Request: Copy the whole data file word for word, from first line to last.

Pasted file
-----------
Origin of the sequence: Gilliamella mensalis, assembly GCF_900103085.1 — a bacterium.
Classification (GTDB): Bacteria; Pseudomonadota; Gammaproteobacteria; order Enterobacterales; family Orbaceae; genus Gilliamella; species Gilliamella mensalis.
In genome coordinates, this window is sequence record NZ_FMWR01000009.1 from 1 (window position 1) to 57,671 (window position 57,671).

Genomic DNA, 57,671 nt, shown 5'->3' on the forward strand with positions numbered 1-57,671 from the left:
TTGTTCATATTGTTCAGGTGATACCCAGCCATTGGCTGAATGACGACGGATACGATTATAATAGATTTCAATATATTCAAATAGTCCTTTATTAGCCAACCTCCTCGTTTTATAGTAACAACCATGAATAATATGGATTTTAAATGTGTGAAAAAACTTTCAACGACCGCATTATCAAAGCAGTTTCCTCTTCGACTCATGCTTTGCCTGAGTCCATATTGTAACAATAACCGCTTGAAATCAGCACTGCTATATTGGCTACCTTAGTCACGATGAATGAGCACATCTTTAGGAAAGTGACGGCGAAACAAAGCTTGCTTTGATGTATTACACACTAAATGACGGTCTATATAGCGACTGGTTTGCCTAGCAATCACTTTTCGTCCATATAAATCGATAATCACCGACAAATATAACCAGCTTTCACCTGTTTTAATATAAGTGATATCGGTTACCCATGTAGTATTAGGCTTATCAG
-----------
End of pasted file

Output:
Origin of the sequence: Gilliamella mensalis, assembly GCF_900103085.1 — a bacterium.
Classification (GTDB): Bacteria; Pseudomonadota; Gammaproteobacteria; order Enterobacterales; family Orbaceae; genus Gilliamella; species Gilliamella mensalis.
In genome coordinates, this window is sequence record NZ_FMWR01000009.1 from 1 (window position 1) to 57,671 (window position 57,671).

Genomic DNA, 57,671 nt, shown 5'->3' on the forward strand with positions numbered 1-57,671 from the left:
TTGTTCATATTGTTCAGGTGATACCCAGCCATTGGCTGAATGACGACGGATACGATTATAATAGATTTCAATATATTCAAATAGTCCTTTATTAGCCAACCTCCTCGTTTTATAGTAACAACCATGAATAATATGGATTTTAAATGTGTGAAAAAACTTTCAACGACCGCATTATCAAAGCAGTTTCCTCTTCGACTCATGCTTTGCCTGAGTCCATATTGTAACAATAACCGCTTGAAATCAGCACTGCTATATTGGCTACCTTAGTCACGATGAATGAGCACATCTTTAGGAAAGTGACGGCGAAACAAAGCTTGCTTTGATGTATTACACACTAAATGACGGTCTATATAGCGACTGGTTTGCCTAGCAATCACTTTTCGTCCATATAAATCGATAATCACCGACAAATATAACCAGCTTTCACCTGTTTTAATATAAGTGATATCGGTTACCCATGTAGTATTAGGCTTATCAG